A 1 Territory government would start, again using world’s best practice to deal with intractable, damaged and lost youth to turn them back into productive citizens and repay their victims for their crimes.
    Finally, 1 Territory is convinced that this is not the only area the current government has been compromised. We believe this and the previous government are complicit in continued abuse of power and privilege in the Northern Territory Corrections Department.
    1 Territory will set up an Independent Commission Against Corruption if elected in August.

  14. Re: Evelyne Roullet Posted July 27, 2016 at 8:07 am.
    Yes, I agree. Australia should model our prison system on Norway’s.

  15. @ Janet: Ah yes, the politicians are the scapegoats here.
    Never mind that it was the CLP that framed and passed the legislation around the hood chair and all those other nasties.
    Never mind it was the CLP which removed the youth from the old Don Dale into the “evil, mediaeval” Berrimah facility, despite plenty of protest from just about everyone in youth justice that it wasn’t fit and proper.
    Never mind the CLP’s very own Attorney-General who ordered the police to go after the kids with dogs last year.
    Never mind it was the CLP who ordered an “independent” report into that very same facility last year, then ignored its findings.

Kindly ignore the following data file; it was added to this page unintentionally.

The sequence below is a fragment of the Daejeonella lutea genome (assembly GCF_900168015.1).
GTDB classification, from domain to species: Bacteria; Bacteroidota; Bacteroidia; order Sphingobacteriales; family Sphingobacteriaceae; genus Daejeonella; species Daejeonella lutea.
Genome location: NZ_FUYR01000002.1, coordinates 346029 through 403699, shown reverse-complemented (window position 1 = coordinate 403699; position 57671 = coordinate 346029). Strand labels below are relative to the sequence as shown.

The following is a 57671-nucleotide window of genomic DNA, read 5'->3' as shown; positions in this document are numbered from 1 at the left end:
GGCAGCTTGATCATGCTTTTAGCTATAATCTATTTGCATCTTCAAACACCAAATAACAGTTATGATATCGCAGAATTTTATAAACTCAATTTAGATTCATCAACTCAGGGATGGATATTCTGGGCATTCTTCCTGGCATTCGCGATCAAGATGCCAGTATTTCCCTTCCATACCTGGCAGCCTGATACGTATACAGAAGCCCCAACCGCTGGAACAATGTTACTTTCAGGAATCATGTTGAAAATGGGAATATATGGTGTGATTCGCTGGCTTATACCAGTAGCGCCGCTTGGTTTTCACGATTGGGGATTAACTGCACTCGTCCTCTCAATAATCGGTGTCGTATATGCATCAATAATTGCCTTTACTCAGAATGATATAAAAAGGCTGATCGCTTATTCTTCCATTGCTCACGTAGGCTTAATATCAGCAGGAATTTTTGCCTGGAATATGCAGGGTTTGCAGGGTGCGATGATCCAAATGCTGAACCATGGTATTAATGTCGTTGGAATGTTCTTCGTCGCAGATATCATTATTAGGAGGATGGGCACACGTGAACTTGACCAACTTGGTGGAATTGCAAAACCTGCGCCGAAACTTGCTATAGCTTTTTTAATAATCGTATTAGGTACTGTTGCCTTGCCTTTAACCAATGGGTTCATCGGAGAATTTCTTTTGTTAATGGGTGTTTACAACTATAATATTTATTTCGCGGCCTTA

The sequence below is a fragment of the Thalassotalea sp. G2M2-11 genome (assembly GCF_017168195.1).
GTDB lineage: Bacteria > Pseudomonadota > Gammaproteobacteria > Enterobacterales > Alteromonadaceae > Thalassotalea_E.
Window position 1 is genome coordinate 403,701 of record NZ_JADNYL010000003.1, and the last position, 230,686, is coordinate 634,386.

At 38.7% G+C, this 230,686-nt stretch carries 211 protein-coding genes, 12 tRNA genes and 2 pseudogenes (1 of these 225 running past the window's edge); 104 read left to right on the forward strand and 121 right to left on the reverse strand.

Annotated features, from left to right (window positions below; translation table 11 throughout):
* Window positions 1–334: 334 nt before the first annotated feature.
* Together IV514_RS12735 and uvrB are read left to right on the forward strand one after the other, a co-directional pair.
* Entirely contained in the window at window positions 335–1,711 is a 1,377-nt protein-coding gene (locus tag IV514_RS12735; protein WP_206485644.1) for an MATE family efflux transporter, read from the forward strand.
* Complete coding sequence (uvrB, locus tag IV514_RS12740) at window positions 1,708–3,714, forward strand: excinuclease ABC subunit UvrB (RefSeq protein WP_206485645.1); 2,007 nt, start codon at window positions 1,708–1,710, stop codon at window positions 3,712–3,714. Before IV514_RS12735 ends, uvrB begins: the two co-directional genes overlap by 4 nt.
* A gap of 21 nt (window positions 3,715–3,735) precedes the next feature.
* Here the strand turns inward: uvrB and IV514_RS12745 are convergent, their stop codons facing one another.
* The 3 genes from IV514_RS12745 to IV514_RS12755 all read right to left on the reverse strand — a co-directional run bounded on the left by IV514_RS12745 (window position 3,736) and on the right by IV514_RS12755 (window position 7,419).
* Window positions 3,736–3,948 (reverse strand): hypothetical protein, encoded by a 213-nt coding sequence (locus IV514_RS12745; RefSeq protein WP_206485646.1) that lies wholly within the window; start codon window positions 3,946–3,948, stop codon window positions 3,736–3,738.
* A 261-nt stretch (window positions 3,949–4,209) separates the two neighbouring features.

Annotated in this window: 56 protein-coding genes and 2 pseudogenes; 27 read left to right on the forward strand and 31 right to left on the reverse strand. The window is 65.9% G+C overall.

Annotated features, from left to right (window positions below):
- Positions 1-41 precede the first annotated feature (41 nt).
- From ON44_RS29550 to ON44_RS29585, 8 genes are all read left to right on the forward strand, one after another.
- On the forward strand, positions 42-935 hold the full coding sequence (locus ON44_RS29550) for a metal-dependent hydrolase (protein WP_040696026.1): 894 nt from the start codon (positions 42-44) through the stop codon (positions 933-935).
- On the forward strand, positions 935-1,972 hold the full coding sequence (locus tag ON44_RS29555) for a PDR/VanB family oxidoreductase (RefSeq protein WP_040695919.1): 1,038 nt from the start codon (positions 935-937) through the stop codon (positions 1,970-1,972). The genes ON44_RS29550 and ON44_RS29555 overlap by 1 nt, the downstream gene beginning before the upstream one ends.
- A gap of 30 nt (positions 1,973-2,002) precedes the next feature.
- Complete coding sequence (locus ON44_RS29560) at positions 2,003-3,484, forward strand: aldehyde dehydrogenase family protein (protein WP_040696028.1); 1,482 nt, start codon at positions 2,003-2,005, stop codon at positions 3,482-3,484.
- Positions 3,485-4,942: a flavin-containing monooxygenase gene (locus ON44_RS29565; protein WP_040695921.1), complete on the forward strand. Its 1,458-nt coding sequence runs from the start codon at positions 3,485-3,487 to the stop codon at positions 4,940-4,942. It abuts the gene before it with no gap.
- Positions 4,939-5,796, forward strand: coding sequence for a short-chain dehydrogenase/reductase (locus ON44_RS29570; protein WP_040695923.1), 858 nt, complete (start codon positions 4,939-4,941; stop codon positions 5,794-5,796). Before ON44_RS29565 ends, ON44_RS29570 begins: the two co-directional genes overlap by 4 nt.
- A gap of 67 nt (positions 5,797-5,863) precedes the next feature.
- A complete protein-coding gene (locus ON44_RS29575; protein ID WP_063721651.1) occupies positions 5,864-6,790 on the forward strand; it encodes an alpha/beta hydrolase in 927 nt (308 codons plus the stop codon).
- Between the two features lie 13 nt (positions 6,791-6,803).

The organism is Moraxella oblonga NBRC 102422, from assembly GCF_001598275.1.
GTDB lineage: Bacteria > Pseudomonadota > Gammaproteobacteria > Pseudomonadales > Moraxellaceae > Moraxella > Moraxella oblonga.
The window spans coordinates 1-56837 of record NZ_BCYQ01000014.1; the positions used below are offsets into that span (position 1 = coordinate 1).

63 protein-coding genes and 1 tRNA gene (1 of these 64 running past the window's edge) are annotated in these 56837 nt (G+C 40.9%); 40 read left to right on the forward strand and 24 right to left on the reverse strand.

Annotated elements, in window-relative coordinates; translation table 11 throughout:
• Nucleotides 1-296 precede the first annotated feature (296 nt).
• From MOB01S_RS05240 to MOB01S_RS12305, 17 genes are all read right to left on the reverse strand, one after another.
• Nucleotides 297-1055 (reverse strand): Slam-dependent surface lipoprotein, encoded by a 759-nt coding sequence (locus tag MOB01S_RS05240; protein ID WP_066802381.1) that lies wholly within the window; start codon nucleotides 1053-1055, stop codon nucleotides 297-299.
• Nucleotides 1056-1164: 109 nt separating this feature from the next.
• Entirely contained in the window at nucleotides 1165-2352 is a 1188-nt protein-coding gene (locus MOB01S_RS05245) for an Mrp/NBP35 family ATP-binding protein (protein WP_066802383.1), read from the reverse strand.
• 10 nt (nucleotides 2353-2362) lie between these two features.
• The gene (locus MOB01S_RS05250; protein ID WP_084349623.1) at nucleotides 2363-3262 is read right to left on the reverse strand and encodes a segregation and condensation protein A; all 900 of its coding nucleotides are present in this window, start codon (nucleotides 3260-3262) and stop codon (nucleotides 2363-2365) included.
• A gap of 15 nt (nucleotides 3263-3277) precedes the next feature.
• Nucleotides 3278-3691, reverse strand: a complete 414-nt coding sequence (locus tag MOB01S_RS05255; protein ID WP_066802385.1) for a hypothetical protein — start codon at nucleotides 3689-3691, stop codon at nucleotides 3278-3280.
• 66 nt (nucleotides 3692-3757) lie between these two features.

Never mind it was the CLP who had a report from the Children’s Commissioner 11 months ago that laid out everything that was in Four Corners on Monday night and didn’t just ignore it, moved on the author instead.
    Never mind it was the CLP who invented a cover story to demonise the youth who were tortured as a justification.
    Never mind it was the CLP who closed down effective, fuctional youth programs that were having evidential success in the youth justice arena.
    Never mind it was the CLP who turned a blind eye to the abject failures of the former Corrections Commissioner, then rolled out the red carpet for him afterwards.
    Never mind it was the Godfather of the CLP who, despite actually being the Federal Minister for Indigenous Affairs, couldn’t even be bothered watching it.
    Of course, Corrections is the only dysfunctional department under the CLP. Say it three times, click your heels and spin around.

  16. @ Peter: I would like to see prison as a farm environment. Growing food, gardens learning new trades and personal growth.
    We need prisoners to come out and be able to fit into the world.